Are you sure this is an "irrevocable trust" rather than a revocable trust?

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Re: Considerations for transfer ownership of house to irrevocable trust?

Post by bluebolt » Fri Sep 27, 2019 2:38 pm

neurosphere wrote:
Fri Sep 27, 2019 1:56 pm
HomeStretch wrote:
Fri Sep 27, 2019 1:50 pm
I have not transferred real estate to an irrevocable trust. But I have heard if you do you need to update the homeowner policy to reflect the trust as a “named insured.”
Ah! Insurance considerations are not something I had previously thought of. Thanks.
I had to pay a small additional premium ($30) for my homeowner's insurance since it was held in trust.

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Re: Considerations for transfer ownership of house to irrevocable trust?

Post by neurosphere » Fri Sep 27, 2019 2:43 pm

ChrisC wrote:
Fri Sep 27, 2019 2:15 pm
Hmmmmm, sounds like overkill to place the house in an irrevocable trust (just to place assets outside of the control of the owner) when other less restrictive measures might have been available -- sure some creative lawyer could have thought of something. If this is a non grantor, irrevocable trust, then you should have a separate tax id for this trust, have to file a 1041 tax return if there is over $600 in gross income, and you might have to pay income tax on any "gain" from the sale of property at the trust tax rates.

Are you sure this is an "irrevocable trust" rather than a revocable trust?
Yes, this is an irrevocable trust which has been filing taxes since the outset. Placing the house in the trust would have the dual purpose of having a trust/trustee for his child should his child inherit the home as a minor.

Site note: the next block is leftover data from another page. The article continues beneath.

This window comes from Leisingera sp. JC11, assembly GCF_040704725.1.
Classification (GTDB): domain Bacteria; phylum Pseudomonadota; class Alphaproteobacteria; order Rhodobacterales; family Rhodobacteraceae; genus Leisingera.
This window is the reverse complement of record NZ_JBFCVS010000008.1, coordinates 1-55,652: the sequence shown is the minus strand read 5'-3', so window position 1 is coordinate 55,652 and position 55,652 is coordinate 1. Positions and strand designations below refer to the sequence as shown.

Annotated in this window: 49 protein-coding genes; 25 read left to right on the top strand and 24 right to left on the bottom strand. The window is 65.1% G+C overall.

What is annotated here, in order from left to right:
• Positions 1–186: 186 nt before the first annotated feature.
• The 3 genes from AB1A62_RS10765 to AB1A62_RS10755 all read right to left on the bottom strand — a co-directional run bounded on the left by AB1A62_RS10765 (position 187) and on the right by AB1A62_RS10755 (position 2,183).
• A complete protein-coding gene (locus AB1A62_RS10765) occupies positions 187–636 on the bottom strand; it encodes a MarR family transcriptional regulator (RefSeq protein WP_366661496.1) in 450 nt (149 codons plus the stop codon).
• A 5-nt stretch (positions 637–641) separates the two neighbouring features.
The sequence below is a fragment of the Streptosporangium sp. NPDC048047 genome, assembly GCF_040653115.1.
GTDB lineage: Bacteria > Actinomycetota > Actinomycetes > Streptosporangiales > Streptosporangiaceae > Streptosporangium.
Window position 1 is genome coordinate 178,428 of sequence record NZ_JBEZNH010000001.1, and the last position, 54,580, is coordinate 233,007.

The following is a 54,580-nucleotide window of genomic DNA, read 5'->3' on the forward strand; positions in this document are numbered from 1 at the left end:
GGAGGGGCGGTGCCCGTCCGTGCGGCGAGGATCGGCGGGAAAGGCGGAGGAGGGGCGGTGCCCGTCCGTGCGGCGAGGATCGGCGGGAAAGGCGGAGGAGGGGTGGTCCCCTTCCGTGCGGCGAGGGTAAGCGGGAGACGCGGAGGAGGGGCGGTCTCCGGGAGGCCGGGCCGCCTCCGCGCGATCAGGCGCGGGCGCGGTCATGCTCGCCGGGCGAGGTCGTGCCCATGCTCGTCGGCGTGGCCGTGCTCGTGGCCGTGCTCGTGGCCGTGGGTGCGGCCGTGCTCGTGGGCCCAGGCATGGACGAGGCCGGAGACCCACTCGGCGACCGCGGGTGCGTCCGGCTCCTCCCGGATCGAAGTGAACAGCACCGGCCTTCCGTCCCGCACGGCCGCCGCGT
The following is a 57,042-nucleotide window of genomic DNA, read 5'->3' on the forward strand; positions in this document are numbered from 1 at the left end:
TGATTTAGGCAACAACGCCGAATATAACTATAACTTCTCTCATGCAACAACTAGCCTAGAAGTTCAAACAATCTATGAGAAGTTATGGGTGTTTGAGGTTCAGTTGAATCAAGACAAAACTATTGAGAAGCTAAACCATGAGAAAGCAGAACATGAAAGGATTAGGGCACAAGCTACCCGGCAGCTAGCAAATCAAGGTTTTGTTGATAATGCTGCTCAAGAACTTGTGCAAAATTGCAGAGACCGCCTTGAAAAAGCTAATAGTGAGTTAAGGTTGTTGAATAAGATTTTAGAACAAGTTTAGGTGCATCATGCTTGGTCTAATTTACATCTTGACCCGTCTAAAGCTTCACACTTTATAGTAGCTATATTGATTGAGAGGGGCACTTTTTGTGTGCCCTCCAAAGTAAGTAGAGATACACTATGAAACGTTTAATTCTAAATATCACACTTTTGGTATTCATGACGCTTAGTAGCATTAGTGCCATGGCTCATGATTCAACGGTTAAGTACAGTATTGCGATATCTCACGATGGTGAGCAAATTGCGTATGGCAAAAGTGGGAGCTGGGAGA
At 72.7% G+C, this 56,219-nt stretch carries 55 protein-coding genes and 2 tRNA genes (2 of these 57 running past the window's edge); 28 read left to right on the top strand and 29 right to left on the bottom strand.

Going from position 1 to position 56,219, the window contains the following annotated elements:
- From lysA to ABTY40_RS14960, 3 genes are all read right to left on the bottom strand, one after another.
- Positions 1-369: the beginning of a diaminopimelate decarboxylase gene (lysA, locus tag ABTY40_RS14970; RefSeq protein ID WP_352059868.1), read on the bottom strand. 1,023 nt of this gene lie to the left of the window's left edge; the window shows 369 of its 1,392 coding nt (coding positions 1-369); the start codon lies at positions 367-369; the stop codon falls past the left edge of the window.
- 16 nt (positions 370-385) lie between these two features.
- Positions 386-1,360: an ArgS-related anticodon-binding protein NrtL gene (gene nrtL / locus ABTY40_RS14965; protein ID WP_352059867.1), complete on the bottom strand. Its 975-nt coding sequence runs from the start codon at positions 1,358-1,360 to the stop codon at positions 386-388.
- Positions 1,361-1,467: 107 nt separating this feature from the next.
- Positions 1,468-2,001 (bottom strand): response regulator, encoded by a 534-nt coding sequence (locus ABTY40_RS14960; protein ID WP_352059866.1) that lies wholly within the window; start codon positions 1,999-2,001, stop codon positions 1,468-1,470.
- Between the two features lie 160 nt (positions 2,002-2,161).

Currently the trust only has income from a property which does not distribute the cash but rather remains as equity in the a partnership. Income is passed out of the trust onto the beneficiaries taxes. You bring up a very good point. What would be the cost basis of the home, and if there are gains, does the trust have an exclusion of gains similar to an individual? Have to research. Also, I assume his family will hopefully get some good advice when they meet with a lawyer, regarding other mechanisms to achieve similar goals.

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Re: Considerations for transfer ownership of house to irrevocable trust?

Post by neurosphere » Fri Sep 27, 2019 3:18 pm

ChrisC wrote:
Fri Sep 27, 2019 2:15 pm
If this is a non grantor, irrevocable trust, then you should have a separate tax id for this trust, have to file a 1041 tax return if there is over $600 in gross income, and you might have to pay income tax on any "gain" from the sale of property at the trust tax rates.
Googling has taught me that assets put into a non-grantor irrevocable trust do not receive a stepped-up basis. Also, gains upon sale of the property are treated as added to the corpus (i.e. principal) of the trust, so capital gains taxes will apply.

If the home appreciates much, "unnecessary" taxes will be paid. If the home does not (or declines) there is no real reason for it to be in the trust (if no value, nothing to protect). On the third hand, if the home appreciates from here, being in the trust protects it from having the current owner betting the home in a poker game (or a cash-out refinance with the same net outcome).

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Re: Considerations for transfer ownership of house to irrevocable trust?

Post by neurosphere » Sun Sep 29, 2019 2:23 pm

neurosphere wrote:
Fri Sep 27, 2019 3:18 pm
ChrisC wrote:
Fri Sep 27, 2019 2:15 pm
If this is a non grantor, irrevocable trust, then you should have a separate tax id for this trust, have to file a 1041 tax return if there is over $600 in gross income, and you might have to pay income tax on any "gain" from the sale of property at the trust tax rates.
Googling has taught me that assets put into a non-grantor irrevocable trust do not receive a stepped-up basis. Also, gains upon sale of the property are treated as added to the corpus (i.e. principal) of the trust, so capital gains taxes will apply.